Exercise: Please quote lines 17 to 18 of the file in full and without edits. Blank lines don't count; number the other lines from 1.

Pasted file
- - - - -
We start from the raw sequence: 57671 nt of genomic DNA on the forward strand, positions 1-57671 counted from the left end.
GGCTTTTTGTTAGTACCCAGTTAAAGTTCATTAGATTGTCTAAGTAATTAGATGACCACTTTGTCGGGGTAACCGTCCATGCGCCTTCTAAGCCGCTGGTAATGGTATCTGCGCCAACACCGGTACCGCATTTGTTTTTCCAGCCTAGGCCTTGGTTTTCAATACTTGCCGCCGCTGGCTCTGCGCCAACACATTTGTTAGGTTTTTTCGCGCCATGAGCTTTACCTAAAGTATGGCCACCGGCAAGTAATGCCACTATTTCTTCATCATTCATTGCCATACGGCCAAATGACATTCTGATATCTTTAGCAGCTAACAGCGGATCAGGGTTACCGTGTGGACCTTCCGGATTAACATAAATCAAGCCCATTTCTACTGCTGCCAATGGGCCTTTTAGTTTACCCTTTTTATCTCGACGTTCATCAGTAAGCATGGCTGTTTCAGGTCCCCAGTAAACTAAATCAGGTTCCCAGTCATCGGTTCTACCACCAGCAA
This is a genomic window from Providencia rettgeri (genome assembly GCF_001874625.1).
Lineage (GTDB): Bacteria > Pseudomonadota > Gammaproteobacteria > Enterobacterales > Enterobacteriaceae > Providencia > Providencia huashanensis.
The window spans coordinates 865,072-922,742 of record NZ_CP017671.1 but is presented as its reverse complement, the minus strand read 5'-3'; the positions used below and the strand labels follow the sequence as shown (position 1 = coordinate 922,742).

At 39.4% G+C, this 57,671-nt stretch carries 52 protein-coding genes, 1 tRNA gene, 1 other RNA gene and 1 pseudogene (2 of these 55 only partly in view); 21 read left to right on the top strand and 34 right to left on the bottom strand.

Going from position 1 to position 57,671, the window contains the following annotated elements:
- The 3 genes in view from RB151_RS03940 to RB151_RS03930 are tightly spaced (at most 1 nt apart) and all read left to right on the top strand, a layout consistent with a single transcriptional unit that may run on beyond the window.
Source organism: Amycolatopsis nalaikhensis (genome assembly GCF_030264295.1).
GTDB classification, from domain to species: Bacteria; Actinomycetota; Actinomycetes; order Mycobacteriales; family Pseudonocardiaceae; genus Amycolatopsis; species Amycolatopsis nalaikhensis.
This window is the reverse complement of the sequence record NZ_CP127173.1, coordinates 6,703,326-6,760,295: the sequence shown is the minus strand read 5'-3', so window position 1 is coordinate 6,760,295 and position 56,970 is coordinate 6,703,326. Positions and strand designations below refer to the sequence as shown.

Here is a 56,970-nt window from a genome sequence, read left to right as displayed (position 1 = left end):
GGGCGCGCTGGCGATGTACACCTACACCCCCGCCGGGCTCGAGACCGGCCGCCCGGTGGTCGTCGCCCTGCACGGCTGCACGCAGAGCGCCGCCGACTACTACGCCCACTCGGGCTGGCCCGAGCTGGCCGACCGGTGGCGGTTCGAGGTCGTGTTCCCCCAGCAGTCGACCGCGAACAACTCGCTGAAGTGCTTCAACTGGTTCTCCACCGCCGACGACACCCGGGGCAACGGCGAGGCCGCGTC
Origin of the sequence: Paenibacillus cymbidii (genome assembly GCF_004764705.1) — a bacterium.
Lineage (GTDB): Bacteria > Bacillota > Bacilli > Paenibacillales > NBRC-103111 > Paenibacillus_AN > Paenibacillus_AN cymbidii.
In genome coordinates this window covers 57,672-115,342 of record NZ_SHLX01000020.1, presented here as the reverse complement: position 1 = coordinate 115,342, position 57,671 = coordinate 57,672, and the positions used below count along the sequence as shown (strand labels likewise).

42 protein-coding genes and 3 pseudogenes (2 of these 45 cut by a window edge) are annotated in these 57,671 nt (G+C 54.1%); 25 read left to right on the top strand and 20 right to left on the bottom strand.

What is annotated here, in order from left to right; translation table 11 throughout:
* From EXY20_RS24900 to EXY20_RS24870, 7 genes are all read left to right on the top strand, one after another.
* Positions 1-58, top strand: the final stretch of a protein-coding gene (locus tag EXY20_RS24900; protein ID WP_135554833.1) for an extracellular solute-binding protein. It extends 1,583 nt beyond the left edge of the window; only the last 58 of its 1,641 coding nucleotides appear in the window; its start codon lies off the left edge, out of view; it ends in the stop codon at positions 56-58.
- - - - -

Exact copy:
42 protein-coding genes and 3 pseudogenes (2 of these 45 cut by a window edge) are annotated in these 57,671 nt (G+C 54.1%); 25 read left to right on the top strand and 20 right to left on the bottom strand.

What is annotated here, in order from left to right; translation table 11 throughout: